Red Lake Nation News - Babaamaajimowinan (Telling of news in different places)

Overcoming Barriers for Native American Voters


California Native Vote Project Staff Members Fredrick "Damien" Scott, John Luke Gensaw and Peter Gensaw tabling during a Census "Get out the Count" event in Eureka, CA on March 3, 2020. Photo courtesy of the California Native Vote Project

This dispatch is part of a series in collaboration with The GroundTruth Project that explores the expansion of voting rights in communities across the U.S., in connection with The Vote, by American Experience, and as part of GroundTruth's initiative called "On the Ground" with Report for America.

AGUA CALIENTE INDIAN RESERVATION, California - The ratification of the 19th Amendment 100 years ago was the single greatest expansion of the right to vote in the nation's long and troubled history of extending political inclusion.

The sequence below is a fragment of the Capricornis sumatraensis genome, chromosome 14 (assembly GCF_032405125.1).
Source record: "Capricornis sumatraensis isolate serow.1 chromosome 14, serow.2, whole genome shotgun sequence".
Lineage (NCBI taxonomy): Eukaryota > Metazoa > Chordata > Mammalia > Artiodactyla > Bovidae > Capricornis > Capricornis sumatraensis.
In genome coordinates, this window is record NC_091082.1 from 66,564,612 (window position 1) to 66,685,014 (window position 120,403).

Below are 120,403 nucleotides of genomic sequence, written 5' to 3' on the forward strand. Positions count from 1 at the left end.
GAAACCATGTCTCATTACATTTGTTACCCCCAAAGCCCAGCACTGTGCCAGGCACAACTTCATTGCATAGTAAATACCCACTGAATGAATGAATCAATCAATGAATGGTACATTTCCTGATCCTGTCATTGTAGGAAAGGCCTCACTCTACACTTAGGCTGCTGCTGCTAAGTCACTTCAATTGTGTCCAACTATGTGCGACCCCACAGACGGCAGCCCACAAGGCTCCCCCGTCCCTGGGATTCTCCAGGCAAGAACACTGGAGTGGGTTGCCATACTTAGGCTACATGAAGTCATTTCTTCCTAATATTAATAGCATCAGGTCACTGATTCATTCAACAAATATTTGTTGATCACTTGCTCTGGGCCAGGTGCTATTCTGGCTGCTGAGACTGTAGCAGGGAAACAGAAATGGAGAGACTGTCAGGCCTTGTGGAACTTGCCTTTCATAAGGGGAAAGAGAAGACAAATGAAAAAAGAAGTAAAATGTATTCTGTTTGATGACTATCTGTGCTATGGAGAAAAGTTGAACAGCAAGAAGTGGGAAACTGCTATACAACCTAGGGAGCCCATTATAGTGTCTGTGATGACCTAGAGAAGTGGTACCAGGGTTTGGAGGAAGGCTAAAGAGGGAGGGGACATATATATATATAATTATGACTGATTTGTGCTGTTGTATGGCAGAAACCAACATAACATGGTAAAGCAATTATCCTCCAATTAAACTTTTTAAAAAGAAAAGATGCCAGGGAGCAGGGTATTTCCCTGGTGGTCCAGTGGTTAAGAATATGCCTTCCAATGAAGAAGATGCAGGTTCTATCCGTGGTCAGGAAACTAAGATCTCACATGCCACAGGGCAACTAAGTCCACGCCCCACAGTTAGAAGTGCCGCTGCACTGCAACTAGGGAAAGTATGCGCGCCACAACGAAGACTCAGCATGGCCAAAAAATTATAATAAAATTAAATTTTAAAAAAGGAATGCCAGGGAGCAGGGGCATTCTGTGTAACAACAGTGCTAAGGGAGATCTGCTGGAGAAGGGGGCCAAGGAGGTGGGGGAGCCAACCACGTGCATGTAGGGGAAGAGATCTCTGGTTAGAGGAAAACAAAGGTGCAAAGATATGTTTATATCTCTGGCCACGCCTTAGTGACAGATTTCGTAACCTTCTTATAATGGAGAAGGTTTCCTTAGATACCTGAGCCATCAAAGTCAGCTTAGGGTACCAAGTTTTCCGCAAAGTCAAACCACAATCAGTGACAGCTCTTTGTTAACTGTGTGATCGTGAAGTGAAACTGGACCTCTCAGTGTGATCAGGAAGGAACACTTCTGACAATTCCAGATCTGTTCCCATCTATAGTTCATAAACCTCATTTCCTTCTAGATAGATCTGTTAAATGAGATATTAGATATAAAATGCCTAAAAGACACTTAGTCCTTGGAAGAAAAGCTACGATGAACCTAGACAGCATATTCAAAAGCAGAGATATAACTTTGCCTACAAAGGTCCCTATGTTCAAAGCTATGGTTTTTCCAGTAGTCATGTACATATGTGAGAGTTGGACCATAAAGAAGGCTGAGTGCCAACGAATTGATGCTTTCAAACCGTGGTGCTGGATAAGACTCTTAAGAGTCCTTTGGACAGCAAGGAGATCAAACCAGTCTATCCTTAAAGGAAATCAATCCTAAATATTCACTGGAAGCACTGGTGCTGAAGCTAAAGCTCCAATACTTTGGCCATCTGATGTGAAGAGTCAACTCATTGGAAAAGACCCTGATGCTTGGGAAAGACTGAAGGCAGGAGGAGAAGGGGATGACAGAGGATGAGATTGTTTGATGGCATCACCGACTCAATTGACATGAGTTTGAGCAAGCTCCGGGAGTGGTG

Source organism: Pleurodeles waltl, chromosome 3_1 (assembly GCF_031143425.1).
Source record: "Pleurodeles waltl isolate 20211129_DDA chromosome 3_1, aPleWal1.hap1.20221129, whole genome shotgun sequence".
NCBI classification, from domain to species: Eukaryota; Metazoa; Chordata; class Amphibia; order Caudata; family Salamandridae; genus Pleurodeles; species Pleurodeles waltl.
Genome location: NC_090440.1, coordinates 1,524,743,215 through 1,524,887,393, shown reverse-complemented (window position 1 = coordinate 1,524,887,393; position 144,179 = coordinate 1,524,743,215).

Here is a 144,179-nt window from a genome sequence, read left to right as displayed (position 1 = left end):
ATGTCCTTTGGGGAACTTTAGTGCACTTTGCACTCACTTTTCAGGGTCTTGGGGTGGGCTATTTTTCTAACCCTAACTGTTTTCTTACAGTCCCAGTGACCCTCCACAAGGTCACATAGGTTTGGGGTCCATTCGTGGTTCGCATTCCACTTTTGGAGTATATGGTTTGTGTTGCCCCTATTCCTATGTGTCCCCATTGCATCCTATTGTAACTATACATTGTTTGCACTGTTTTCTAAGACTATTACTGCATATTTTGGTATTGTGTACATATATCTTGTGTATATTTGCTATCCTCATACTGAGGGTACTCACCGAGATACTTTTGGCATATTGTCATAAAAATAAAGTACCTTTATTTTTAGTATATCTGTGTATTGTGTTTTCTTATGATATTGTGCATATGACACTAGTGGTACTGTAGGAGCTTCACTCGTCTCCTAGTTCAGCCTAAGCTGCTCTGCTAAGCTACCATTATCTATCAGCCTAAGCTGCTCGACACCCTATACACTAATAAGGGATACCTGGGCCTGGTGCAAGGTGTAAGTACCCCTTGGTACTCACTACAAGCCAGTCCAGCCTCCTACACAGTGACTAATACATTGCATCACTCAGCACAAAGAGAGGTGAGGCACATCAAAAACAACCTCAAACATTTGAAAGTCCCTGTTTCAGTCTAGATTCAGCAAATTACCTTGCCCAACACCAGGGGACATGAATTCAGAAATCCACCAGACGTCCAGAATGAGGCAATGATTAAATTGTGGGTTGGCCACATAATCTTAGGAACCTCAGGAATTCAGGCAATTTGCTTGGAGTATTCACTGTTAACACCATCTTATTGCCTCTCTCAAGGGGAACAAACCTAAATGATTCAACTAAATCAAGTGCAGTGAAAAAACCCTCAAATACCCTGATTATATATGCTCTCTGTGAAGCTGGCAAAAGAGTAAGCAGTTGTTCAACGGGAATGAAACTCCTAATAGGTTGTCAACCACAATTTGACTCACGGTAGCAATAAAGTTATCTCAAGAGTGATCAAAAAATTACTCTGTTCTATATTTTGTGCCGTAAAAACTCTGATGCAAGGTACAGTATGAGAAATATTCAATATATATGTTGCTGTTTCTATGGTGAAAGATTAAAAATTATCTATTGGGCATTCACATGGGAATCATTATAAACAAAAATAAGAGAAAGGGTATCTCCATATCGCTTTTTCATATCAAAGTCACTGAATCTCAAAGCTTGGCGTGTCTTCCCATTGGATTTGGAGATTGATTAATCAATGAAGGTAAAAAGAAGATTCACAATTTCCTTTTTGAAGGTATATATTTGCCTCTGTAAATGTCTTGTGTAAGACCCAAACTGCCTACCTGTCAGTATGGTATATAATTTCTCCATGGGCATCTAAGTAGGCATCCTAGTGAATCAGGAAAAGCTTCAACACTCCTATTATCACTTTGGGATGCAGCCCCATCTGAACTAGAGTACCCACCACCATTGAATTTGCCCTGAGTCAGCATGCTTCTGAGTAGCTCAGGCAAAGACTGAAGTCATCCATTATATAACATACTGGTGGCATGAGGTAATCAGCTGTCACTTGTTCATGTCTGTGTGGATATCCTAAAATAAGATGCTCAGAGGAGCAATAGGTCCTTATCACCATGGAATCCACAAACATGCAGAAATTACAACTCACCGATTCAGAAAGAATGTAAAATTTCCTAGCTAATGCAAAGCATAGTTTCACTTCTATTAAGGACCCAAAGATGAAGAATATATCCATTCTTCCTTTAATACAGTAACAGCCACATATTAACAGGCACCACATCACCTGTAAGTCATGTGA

But even as white women and some women of color won suffrage in 1920, Native Americans were not recognized as citizens. It would take another four years to gain citizenship and another four decades before every U.S. state would recognize the right of Native Americans to vote. The struggle for American Indian enfranchisement is as long as the history of the nation itself and continues to this day.


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